Spain is the only country in the world that uses intermittent flashing orange traffic lights.
That means that the worldwide rule of a green light allowing cars to pass and a red light forcing them to stop is slightly more complex here.
Can you drive through an orange light in Spain?
According to Spain’s DGT traffic authority, if the orange light (also called amber or yellow) is static and not flashing intermittently, drivers must treat it like a red light and stop.
The only exception is if safely stopping the vehicle isn’t an option. For example, when fully pressing down on the brake pedal won’t get the vehicle to stop before the line, or breaking so harshly is a risk for the people inside your car, or there’s a risk that the vehicle driving behind will crash into you.
However, if the traffic light is flashing orange intermittently, drivers can proceed but always with extreme caution and always giving way to pedestrians and other road users crossing or about to cross the crossing.
Can I cross the road if there’s an orange light in Spain?
When there’s a static orange light for vehicles, pedestrians should wait for their pedestrian traffic light to go green (in other words, for the ‘green man’ to appear).
If there’s an orange light flashing intermittently, pedestrians have preference to cross before vehicles do. But as we will explain now, they should keep their eyes peeled whilst doing so.
What’s the problem with flashing orange traffic lights?
The flashing orange light doesn’t replace any other traffic lights, and that’s often where the confusion among drivers lies.
The aim of this intermittent light is to reduce traffic congestion and improve the flow of people and vehicles.
According to the UK’s Safer Roads Foundation (SRF), this flashing orange light is dangerous for pedestrians as it increases the risk of them being run over by vehicles on crossings.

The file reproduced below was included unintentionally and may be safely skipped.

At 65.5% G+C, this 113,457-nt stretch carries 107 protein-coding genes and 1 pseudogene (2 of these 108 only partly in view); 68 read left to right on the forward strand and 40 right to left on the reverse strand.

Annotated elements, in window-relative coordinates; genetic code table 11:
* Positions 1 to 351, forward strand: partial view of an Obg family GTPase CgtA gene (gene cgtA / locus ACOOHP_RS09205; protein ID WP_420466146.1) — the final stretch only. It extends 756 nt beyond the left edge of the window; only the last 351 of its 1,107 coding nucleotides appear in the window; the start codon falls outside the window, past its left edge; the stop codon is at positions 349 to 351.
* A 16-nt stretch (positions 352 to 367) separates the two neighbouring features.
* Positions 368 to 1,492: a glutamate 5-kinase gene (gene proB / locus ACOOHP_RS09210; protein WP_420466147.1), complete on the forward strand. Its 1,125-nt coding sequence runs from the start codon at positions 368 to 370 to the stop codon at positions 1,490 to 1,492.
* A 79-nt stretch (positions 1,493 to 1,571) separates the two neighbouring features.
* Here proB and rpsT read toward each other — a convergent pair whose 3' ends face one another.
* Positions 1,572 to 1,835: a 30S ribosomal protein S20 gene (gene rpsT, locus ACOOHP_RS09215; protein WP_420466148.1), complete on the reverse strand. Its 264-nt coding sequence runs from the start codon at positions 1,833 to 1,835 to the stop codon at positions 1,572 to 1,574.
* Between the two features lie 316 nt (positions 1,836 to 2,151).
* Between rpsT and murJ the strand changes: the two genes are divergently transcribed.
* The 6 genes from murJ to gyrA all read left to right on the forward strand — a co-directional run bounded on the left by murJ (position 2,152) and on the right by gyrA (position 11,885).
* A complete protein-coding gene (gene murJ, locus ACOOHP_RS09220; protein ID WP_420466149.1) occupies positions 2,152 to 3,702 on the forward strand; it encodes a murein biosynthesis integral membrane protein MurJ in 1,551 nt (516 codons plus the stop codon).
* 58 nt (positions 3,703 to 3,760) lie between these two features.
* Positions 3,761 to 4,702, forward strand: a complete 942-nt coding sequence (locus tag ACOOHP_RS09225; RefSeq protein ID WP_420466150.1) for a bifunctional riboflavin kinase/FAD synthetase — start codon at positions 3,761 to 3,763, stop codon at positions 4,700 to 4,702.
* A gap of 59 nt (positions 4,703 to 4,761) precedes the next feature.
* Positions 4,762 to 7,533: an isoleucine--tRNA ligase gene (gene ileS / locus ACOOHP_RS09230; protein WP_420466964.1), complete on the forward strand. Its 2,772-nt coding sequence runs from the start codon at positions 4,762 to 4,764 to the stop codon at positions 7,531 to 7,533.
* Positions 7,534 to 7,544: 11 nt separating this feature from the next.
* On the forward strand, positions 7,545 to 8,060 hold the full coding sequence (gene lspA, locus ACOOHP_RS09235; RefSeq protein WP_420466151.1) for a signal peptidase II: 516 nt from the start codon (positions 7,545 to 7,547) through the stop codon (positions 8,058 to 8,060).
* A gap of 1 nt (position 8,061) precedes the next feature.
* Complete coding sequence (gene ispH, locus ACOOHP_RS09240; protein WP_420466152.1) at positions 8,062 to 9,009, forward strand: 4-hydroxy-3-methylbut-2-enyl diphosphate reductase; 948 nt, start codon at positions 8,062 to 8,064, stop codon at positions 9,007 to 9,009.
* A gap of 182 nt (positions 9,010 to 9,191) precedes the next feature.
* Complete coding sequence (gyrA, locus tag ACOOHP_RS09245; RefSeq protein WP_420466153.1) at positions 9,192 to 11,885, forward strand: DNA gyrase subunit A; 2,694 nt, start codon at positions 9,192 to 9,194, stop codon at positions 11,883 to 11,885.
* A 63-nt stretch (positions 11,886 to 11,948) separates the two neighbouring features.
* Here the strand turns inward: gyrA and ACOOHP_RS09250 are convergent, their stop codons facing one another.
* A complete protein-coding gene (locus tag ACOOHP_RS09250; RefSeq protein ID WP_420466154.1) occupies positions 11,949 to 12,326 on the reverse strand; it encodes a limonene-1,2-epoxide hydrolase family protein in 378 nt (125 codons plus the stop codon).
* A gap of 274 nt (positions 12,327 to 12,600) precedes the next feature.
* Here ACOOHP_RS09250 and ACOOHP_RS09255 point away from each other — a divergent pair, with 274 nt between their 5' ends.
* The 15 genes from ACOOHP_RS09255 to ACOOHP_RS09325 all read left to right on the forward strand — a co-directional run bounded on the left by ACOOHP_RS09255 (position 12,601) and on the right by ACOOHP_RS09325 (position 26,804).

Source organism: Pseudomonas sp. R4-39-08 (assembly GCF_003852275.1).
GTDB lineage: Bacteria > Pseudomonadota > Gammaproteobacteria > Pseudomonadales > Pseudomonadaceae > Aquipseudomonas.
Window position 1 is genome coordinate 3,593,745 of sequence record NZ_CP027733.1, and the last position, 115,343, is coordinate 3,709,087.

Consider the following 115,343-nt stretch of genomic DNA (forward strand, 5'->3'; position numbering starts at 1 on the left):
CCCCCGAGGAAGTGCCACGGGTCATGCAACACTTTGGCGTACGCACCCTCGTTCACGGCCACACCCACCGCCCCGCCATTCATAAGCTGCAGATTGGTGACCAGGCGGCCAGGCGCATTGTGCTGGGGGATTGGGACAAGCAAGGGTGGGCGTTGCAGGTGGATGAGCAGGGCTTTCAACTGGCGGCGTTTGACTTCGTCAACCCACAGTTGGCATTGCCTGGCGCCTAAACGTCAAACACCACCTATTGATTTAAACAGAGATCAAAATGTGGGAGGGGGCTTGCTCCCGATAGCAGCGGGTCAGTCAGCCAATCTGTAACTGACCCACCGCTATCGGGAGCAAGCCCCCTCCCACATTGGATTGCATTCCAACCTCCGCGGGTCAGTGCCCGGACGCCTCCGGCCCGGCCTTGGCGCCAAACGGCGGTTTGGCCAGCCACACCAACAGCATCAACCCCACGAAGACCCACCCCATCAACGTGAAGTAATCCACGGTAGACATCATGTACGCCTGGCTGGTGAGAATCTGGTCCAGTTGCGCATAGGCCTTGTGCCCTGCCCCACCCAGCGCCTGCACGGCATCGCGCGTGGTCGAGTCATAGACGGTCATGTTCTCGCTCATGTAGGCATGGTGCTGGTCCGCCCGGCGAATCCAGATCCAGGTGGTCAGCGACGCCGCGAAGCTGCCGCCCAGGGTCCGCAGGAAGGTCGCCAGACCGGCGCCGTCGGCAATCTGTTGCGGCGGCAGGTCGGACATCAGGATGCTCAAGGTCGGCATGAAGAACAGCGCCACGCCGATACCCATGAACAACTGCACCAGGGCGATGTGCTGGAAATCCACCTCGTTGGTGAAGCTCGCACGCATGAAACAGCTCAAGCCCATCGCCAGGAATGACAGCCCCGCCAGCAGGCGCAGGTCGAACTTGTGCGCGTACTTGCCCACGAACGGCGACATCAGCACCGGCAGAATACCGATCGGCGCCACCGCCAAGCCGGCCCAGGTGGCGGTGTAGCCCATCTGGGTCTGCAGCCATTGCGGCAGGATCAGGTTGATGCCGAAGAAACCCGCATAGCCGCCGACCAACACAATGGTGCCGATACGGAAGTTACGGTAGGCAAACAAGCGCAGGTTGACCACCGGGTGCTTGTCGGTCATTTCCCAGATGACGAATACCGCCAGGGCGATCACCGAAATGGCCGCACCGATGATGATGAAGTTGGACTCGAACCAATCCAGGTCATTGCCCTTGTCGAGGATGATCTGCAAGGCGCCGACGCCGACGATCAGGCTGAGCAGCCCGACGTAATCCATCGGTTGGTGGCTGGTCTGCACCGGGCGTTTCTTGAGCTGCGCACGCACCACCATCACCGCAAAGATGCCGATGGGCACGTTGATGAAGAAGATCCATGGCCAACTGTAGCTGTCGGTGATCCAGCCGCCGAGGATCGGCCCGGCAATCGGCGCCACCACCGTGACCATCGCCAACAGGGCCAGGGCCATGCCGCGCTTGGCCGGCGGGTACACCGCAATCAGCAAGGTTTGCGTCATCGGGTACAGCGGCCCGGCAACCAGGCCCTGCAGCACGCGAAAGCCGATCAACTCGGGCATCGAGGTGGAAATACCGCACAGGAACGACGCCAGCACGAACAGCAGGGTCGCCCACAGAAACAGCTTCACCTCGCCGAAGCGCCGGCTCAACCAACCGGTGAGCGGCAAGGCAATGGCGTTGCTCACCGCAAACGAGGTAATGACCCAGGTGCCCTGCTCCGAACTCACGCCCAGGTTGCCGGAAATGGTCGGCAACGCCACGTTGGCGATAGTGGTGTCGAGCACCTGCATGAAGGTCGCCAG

The group successfully campaigned for the UK’s Transport Ministry to remove the flashing orange light from roads in London and replace them with just a red-and-green traffic light as well as a timer for pedestrians.
“That a child correctly following the ‘green man’ rule to cross can die due to the flashing orange light is extremely worrying,” argues Safer Roads Foundation head Michael Woodford.
According to DGT data, 47 pedestrians were killed and 317 were hospitalised in 2019 in Spain whilst crossing a zebra crossing with a traffic light.
The DGT (Dirección General de Tráfico) is taking into account the Safer Roads Foundation’s advice and is currently considering whether traffic lights in Spain should only be red and green.
They even recently published an article in their magazine titled “El problema está en el ámbar” (The problem is the amber light).
Upon seeing an orange light, many drivers in Spain speed up rather than slow down with the intention of saving time and not having to wait longer at a red light.
They should in fact be reducing their speed, but their actions are particularly problematic when they treat an intermittent orange light in the same way as a static orange one, as this is when pedestrians are at liberty to cross.
The DGT has asked municipal authorities in cities and towns across Spain to analyse which crossings are problematic and have a high number of pedestrians, with the aim of the orange light being removed.
For its part, SRF has commissioned a study in two locations in Spain, a roundabout in the northern city of Burgos and a busy road in Benidorm (Alicante).
The results, compiled by urban mobility consultancy company GEA21, found that in both cases a risk of pedestrians being run over by vehicles was recorded, and that scrapping the orange light would be advisable.
In the case of Benidorm’s Avenida de la Unión Europea , the report stressed that “drivers’ behaviour causes a continued risk of accidents, particularly in a context of the current change in mobility practices, with a greater presence of cyclists and e-scooter users”.
The DGT is yet to confirm whether it will completely scrap orange lights from its traffic light system or only do so on certain roads and intersections.
In the meantime, drivers and pedestrians in Spain should pay special attention to intermittent flashing orange traffic lights, a peculiarity of Spanish roads that not everyone understands.